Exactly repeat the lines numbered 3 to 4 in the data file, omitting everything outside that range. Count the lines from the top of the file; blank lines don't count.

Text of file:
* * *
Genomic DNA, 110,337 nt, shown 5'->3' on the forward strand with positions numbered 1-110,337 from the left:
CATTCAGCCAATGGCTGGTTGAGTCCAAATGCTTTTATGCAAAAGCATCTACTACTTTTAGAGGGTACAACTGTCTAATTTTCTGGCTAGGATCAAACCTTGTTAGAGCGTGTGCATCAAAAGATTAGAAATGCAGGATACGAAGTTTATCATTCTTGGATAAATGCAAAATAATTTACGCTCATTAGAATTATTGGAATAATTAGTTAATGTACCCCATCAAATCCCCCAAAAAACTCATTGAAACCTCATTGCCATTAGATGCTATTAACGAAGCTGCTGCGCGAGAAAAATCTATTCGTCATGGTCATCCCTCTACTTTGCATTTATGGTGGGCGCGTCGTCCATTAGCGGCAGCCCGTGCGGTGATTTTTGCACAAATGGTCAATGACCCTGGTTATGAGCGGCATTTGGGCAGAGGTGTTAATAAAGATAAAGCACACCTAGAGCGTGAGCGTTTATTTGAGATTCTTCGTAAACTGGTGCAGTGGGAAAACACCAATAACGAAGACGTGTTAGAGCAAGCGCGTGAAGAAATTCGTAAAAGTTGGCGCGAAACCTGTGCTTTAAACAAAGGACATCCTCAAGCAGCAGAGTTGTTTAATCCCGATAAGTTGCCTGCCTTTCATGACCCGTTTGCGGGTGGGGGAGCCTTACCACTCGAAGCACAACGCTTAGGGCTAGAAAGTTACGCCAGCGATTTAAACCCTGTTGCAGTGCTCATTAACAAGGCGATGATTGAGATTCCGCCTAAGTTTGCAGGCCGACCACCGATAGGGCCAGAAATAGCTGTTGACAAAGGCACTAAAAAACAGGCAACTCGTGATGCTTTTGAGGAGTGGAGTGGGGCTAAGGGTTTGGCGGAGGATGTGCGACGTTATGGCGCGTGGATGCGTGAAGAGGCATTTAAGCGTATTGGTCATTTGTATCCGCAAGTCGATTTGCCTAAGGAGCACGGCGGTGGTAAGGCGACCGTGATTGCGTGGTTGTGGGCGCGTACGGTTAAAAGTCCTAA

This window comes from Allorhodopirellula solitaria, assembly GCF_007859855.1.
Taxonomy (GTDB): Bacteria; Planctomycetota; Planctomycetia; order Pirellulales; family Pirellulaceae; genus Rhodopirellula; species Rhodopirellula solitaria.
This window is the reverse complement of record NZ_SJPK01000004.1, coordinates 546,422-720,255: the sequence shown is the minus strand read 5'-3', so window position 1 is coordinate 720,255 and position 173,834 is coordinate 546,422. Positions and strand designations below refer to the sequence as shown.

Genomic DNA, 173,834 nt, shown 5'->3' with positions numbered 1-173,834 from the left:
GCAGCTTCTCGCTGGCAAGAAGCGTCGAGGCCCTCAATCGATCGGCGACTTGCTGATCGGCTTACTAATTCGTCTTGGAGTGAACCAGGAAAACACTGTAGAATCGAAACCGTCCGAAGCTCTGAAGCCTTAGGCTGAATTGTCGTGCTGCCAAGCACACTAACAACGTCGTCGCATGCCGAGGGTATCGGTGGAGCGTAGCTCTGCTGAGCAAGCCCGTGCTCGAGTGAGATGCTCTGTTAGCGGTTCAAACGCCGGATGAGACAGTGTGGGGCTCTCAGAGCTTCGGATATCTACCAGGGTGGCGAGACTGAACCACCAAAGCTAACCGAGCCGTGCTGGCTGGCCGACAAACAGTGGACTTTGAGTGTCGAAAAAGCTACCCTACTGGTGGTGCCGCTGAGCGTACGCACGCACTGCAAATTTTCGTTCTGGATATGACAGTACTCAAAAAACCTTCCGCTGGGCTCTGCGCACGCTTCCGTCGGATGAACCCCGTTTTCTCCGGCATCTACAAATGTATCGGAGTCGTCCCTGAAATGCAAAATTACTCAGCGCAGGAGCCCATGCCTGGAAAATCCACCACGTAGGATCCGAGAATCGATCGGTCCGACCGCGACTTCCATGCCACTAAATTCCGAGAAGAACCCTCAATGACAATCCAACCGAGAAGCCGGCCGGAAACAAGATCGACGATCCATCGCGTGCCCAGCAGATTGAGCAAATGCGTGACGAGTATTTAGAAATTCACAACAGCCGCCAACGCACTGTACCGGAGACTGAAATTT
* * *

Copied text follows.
This window comes from Allorhodopirellula solitaria, assembly GCF_007859855.1.
Taxonomy (GTDB): Bacteria; Planctomycetota; Planctomycetia; order Pirellulales; family Pirellulaceae; genus Rhodopirellula; species Rhodopirellula solitaria.